• The role of universities in cultivating responsible leadership:
    • SDGs should be integrated into curricula, and there is a need for both professors and students to be educated on them.
    • With regards to the BRT statement and its impact on business schools, one panelist commented that there was never business education without social impact, noting that some impacts are against the greater good. While discourse is currently focused on positive social impact, this is recent, and business and social impact have always been linked.
  • The challenge of measuring impact:
    • Facts and figures hinder success for advancing sustainability agendas. Danilo Turk, former President of Slovenia, suggested that we “go beyond this theory of what we cannot measure, we cannot manage.”
    • From a business perspective, metrics are important to investors and more than anecdotal stories are needed as a basis for accountability.

As the world continues to experience extreme environmental events, global healthcare crises, and social conflicts, calling for us to scrutinize our own human actions, more companies and entrepreneurs will need to approach business practices as responsible leaders. Productive discussions involving cross-sector representation, such as the case with the AOM panel described above, will continue to bring sustainability issues to the forefront and advance the relevance of responsible leadership in business.

At the William Davidson Institute at the University of Michigan’s Entrepreneurship Development Center, we often integrate responsible leadership concepts into our programs, which are designed for entrepreneurs in low- and middle-income countries (LMIC). For example, during a four-month entrepreneurship incubation program, participants of the LIFE Project in Turkey learn about topics such as emotional intelligence, leadership roles and styles, how to develop mission statements, valuing employees, and creating a social or environmental impact through business. By covering such topics in entrepreneurship development programs for SMEs in LMICs, we equip entrepreneurs like Zeinab and Mahmoud to be responsible business leaders and make a difference in their communities.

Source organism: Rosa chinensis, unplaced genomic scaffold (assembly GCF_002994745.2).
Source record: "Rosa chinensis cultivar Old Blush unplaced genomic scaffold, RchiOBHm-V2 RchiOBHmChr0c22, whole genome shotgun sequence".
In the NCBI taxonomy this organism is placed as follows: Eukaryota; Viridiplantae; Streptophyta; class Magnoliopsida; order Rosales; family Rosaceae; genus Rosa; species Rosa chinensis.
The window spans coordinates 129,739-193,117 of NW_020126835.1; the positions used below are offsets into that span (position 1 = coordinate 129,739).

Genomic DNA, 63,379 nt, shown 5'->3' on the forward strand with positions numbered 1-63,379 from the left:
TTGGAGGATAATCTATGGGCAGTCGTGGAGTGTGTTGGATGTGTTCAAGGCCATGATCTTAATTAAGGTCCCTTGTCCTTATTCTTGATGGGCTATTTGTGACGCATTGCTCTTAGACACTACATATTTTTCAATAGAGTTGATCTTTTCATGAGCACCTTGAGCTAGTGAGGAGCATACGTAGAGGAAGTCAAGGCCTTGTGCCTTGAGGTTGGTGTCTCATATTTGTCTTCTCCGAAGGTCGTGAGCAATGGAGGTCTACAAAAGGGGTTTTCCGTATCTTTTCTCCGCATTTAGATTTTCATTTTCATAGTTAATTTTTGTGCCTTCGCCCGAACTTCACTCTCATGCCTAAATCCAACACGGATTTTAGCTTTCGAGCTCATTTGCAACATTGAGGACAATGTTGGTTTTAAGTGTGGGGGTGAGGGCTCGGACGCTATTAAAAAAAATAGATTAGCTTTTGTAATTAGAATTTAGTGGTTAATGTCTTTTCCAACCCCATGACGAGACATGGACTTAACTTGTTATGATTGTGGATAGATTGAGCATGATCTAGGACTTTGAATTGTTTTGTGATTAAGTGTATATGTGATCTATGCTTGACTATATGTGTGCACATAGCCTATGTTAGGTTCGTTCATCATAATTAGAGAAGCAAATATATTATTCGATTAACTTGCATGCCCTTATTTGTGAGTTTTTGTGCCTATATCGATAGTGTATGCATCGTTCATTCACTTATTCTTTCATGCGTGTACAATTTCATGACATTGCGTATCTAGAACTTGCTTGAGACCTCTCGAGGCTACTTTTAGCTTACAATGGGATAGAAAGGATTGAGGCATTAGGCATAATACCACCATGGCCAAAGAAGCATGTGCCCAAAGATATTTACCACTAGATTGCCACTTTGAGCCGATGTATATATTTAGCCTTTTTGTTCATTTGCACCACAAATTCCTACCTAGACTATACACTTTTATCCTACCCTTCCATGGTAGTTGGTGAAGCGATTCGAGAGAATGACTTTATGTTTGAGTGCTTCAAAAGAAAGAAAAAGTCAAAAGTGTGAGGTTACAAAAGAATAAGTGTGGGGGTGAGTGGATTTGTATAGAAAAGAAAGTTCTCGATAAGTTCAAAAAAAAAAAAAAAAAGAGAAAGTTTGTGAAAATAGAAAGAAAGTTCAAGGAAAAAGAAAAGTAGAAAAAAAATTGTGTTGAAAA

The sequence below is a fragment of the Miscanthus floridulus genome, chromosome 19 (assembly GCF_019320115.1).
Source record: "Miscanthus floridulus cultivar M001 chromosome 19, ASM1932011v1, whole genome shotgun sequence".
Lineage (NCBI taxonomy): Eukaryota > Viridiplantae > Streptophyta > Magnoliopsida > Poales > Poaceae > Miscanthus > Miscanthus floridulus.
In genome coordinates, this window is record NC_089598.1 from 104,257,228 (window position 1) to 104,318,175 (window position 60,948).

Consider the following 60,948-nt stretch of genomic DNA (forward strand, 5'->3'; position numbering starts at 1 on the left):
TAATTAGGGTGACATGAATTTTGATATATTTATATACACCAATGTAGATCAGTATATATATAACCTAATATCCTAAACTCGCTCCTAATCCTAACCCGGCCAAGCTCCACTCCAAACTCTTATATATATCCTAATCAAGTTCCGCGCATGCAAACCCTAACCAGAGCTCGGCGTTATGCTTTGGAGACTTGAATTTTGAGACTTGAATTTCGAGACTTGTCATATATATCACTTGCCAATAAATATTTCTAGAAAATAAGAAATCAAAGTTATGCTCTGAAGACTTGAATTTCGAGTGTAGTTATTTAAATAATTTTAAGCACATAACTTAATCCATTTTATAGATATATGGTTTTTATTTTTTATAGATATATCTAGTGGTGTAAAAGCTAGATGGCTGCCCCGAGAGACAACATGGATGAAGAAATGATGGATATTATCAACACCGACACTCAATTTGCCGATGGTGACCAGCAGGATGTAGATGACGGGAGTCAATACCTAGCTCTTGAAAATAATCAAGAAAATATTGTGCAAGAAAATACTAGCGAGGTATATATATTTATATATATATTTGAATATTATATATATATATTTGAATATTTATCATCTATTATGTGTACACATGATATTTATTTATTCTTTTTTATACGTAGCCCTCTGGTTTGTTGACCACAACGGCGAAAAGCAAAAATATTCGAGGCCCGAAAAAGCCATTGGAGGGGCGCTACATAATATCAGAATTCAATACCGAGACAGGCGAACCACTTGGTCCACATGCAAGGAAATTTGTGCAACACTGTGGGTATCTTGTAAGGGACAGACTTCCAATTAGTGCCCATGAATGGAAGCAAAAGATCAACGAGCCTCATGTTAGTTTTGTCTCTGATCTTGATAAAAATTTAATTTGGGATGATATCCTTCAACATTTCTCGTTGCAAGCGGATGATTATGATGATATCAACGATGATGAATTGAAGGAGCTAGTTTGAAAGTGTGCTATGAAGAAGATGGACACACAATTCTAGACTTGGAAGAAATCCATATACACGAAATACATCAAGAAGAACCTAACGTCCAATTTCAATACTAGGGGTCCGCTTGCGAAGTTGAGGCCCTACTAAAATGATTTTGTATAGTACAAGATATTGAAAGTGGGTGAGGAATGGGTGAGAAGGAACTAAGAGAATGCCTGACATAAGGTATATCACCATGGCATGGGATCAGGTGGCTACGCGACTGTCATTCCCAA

It is clear that responsible leadership is a concept relevant to all business leaders, no matter the size or mission. SMEs practicing responsible leadership are effective in identifying local problems and serving the unique needs of their communities and employees, while responsible leadership in MNCs can result in significant changes across expansive supply chains, influence on public discourse and policy, and more. All leaders of businesses from small to large should consider how they can be responsible leaders within the context of their own businesses, with the understanding that their actions have a long-lasting impact on the people and environment around them.


[1] Panelists included: Danilo Türk, former President of Slovenia
Danica Purg, President and Dean of IEDC-Bled School of Management

Therese NoorlanderSustainability Director Europe of the Coca-Cola Company
Mollie Painter, Coca-Cola Chair of Sustainable Development at IEDC-Bled School of Management
Arnold Smit, Associate Professor, University of Stellenbosch Business School
Frank BarzHead of Industrial Internet of Things at T-Systems
Liangrong ZuSenior Program Officer of International Labour Organziation

Moderator: René Schmidpeter, General Secretary, World Institute for Sustainability and Ethics



Kristin Babbie Kelterborn
Kristin Babbie Kelterborn is a Senior Project Manager for Grants Management & Entrepreneurship Development Center.